Concordia professors Dr. David Coe and Dr. C. Matthew Phillips, as well as guest speaker Dr. Daniel Siedell, gave a talk on campus this week looking at the Lutheran faith through the combined lens of their unique fields of expertise.
Siedell, who has a doctorate in modern art history and criticism, worked with CUNE students from the Luke Scholars and Studies in Art this week before joining Coe and Phillips for “Faith Matters: A Conversation Across Disciplines.”
Coe opened with faith as an aspect of the field of philosophy and talked about the 19th century Danish philosopher Søren Kierkegaard, focusing on his reexamination of Martin Luther’s theology. He explained the uncomfortable yet necessary presence of “Anfechtung,” or Christian suffering, in faith by illustrating three uses of the Biblical Law – accusation, justification, and sanctification.
“I am a fan of everything we do being done in faith as forgiven, loved, and treasured children of God,” Coe said.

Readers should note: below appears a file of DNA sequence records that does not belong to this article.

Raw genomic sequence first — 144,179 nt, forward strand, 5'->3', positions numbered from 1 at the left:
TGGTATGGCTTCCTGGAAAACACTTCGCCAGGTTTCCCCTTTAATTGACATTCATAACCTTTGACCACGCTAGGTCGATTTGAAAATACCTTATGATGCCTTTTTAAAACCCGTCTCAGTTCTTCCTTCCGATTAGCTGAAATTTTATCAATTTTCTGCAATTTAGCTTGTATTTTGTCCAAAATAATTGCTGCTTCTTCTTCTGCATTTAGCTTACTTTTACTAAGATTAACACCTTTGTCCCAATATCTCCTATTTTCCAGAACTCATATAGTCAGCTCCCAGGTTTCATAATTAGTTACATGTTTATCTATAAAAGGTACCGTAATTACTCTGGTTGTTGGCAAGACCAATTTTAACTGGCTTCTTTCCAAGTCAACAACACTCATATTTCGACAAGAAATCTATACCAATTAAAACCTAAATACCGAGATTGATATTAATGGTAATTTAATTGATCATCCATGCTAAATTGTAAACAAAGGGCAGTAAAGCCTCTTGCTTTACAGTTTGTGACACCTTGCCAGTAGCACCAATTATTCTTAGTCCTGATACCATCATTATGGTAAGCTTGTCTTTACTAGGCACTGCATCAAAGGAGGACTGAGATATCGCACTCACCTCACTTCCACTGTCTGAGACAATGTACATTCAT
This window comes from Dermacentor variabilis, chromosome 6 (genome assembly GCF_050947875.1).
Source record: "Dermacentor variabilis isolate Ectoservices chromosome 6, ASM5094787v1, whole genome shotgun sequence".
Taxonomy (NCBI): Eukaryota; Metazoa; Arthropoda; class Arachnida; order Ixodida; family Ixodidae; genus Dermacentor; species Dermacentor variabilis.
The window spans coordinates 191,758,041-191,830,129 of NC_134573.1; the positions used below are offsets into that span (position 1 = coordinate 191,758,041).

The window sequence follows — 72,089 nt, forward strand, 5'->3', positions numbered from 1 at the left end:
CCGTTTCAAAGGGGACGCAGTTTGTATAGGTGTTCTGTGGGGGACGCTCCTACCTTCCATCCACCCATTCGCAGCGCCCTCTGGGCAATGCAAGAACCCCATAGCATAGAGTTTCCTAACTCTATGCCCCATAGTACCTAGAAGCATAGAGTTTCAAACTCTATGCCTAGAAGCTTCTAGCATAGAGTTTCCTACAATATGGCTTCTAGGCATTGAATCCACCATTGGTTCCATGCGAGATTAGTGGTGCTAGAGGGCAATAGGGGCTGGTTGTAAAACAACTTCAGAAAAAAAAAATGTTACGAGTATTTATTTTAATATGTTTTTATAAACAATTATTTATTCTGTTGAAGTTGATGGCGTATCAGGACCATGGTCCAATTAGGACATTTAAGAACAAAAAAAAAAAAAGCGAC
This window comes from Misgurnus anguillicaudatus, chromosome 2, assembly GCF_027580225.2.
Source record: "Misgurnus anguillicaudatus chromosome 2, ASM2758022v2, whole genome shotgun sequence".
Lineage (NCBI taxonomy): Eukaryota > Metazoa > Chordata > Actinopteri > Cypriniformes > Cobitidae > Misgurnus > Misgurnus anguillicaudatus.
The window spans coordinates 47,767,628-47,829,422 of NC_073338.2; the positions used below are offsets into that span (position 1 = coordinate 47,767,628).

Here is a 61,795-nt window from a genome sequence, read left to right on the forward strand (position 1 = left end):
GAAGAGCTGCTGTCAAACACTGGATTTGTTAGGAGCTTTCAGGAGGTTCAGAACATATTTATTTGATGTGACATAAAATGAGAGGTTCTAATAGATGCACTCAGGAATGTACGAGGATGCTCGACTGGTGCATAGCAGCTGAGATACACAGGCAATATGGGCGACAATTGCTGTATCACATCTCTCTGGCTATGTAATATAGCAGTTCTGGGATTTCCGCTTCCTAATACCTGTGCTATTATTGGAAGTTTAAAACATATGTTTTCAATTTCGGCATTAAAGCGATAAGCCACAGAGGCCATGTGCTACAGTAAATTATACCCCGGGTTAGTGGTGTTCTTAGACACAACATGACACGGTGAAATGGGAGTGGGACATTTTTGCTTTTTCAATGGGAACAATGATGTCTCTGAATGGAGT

Phillips discussed medieval Christianity and the role that artistic representation played in the faith of centuries-ago Christians. He focused heavily on a processional cross dating back to the 12th century, explaining how its elaborate nature and the supposed relic of Jesus’ cross inside displayed the importance of art in the Christian faith throughout history.
Siedell concluded the lecture portion of the presentation with a discussion of modern art and its connections to the Christian, and more specifically Lutheran, faith. Lutheran faith is “risky,” Siedell explained, because Lutherans believe in a “theology of the cross” that places faith over works.
“Through art, then, faith can enter the secular realm either directly or indirectly,” he said.
Coe said he would like to see “more art that portrays Christians doing their best… with Jesus on my mind and my neighbor on my hands.”
The discussion was then opened to audience questions, and the conversation turned to the interplay of art, theology, philosophy, and Lutheran faith.
“[Drs. Coe, Phillips, and Siedell] all seemed to really enjoy the discussion,” said freshman Adah Pflughoeft. “They each had their own area of expertise.”
The presentation provided attendees with new ideas and insights about their Christian faith.
“Faith is inherent to humanity,” Phillips said.